Decontamination PAL Environmental Safety Corp., Long Island City, started remediation work on the site in November under a contract valued at $16.4 million.
Throughout the decontamination and deconstruction process, Airtek Environmental Corp., New York, provided air monitoring at eight sites around the building for contaminates such as organic compounds, asbestos, metals and mercury, says Benn Lewis, Airtek’s senior project manager.
The entire remediation phase was conducted under negative air pressure containment zones within the building to prevent the release of contaminants. Each zone was wrapped in plastic and housed a negative air pressure system, which draws in air, filters it and then vents the air to the outside of the building, Lewis says. Negative air pressure zones were also created for stairwells and smaller rooms as required.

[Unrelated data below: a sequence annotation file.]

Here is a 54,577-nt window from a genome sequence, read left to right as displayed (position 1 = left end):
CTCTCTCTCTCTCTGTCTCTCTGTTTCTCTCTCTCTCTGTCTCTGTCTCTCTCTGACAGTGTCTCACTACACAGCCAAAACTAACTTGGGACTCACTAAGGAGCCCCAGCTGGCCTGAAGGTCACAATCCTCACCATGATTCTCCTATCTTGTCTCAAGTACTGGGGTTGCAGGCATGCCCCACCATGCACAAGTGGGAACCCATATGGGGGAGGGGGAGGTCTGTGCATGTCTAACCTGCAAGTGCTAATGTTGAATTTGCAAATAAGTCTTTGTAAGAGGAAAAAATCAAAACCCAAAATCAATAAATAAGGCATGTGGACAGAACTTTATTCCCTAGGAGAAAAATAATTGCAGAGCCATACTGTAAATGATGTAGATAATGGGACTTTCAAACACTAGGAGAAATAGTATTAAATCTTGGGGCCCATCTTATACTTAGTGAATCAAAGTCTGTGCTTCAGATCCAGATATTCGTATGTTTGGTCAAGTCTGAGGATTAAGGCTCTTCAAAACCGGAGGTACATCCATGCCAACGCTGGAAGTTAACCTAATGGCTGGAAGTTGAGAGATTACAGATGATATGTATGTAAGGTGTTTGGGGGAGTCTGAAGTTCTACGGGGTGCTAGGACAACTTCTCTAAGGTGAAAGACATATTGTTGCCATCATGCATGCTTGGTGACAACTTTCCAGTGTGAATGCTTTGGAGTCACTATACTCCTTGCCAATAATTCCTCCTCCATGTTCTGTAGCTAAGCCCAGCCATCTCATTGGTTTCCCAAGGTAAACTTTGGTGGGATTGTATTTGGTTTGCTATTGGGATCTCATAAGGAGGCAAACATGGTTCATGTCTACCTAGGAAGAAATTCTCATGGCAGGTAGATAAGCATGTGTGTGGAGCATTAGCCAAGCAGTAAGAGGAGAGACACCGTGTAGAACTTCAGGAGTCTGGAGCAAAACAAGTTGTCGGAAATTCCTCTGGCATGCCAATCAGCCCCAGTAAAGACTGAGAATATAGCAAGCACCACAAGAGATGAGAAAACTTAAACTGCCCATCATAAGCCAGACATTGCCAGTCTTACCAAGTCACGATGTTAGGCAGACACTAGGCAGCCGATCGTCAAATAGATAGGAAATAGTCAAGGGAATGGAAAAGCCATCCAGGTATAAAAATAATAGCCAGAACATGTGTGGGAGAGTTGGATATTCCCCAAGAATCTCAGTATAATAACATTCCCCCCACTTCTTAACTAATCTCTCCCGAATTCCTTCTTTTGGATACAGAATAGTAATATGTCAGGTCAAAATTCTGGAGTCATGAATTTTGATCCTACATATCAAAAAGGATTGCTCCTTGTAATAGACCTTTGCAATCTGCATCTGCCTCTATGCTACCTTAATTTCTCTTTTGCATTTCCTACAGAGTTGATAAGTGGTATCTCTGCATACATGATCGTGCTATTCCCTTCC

Within each zone, loose items such as desks, chairs or other materials were cleared. Ceiling tiles, walls and anything that was a fixed, such as ductwork and conduits, were also removed.
All materials, including the mechanical and HVAC equipment, were cut into pieces, wrapped in plastic and taken down in the elevators for disposal. Large equipment like the elevator motors, which could not be cut up, was wrapped in place for removal during the deconstruction phase.
Asbestos materials found in pipe insulations, floor tiles and waterproofing mastic on the interior surface of the façade walls were stripped. At the completion of this process, only the slab, walls and steel structure of the building remained.
The sequential cleanup operation started on the uppermost floors and progressed down the building in three-floor blocks. Each area was dusted, vacuumed and wiped down. The laborintensive process was primarily done by hand, although some hand tools with HEPA filters were used during the cleanup.
“We then called the regulators, the EPA, the Department of Labor and the NYC Department of Environmental Protection to do their own inspections,” Lewis says. If they agreed the area passed visual inspection for visual cleanliness, then air samples were collected to check for any remaining contaminants.
“The process was repeated for every containment area in the building, no matter how large or small,” Lewis adds.